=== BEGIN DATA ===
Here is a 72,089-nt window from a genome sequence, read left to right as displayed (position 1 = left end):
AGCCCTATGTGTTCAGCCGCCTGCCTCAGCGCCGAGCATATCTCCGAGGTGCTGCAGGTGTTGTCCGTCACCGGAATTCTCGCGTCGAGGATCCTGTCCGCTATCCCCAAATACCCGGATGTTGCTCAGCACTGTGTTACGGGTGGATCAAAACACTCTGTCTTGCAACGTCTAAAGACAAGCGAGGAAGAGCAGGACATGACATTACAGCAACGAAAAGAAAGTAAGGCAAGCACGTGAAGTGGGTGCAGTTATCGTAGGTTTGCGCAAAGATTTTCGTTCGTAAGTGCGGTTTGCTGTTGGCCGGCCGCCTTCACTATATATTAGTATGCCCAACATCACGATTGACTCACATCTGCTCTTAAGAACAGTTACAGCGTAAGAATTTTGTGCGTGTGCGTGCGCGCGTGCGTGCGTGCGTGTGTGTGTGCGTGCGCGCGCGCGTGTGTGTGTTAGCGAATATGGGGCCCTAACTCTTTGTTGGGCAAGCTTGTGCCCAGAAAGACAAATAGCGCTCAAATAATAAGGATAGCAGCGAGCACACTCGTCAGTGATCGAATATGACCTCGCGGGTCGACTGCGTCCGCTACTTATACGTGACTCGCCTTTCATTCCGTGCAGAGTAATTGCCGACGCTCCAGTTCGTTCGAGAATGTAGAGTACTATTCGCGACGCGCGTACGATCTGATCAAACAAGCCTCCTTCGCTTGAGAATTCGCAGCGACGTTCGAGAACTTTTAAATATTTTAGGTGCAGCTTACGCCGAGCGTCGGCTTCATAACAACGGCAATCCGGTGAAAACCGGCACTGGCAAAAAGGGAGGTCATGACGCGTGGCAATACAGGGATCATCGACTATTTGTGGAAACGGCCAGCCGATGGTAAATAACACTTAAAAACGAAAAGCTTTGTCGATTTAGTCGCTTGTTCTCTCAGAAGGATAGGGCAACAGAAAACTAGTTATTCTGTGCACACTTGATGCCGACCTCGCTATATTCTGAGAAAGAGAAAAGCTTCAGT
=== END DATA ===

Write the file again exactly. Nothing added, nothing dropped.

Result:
Here is a 72,089-nt window from a genome sequence, read left to right as displayed (position 1 = left end):
AGCCCTATGTGTTCAGCCGCCTGCCTCAGCGCCGAGCATATCTCCGAGGTGCTGCAGGTGTTGTCCGTCACCGGAATTCTCGCGTCGAGGATCCTGTCCGCTATCCCCAAATACCCGGATGTTGCTCAGCACTGTGTTACGGGTGGATCAAAACACTCTGTCTTGCAACGTCTAAAGACAAGCGAGGAAGAGCAGGACATGACATTACAGCAACGAAAAGAAAGTAAGGCAAGCACGTGAAGTGGGTGCAGTTATCGTAGGTTTGCGCAAAGATTTTCGTTCGTAAGTGCGGTTTGCTGTTGGCCGGCCGCCTTCACTATATATTAGTATGCCCAACATCACGATTGACTCACATCTGCTCTTAAGAACAGTTACAGCGTAAGAATTTTGTGCGTGTGCGTGCGCGCGTGCGTGCGTGCGTGTGTGTGTGCGTGCGCGCGCGCGTGTGTGTGTTAGCGAATATGGGGCCCTAACTCTTTGTTGGGCAAGCTTGTGCCCAGAAAGACAAATAGCGCTCAAATAATAAGGATAGCAGCGAGCACACTCGTCAGTGATCGAATATGACCTCGCGGGTCGACTGCGTCCGCTACTTATACGTGACTCGCCTTTCATTCCGTGCAGAGTAATTGCCGACGCTCCAGTTCGTTCGAGAATGTAGAGTACTATTCGCGACGCGCGTACGATCTGATCAAACAAGCCTCCTTCGCTTGAGAATTCGCAGCGACGTTCGAGAACTTTTAAATATTTTAGGTGCAGCTTACGCCGAGCGTCGGCTTCATAACAACGGCAATCCGGTGAAAACCGGCACTGGCAAAAAGGGAGGTCATGACGCGTGGCAATACAGGGATCATCGACTATTTGTGGAAACGGCCAGCCGATGGTAAATAACACTTAAAAACGAAAAGCTTTGTCGATTTAGTCGCTTGTTCTCTCAGAAGGATAGGGCAACAGAAAACTAGTTATTCTGTGCACACTTGATGCCGACCTCGCTATATTCTGAGAAAGAGAAAAGCTTCAGT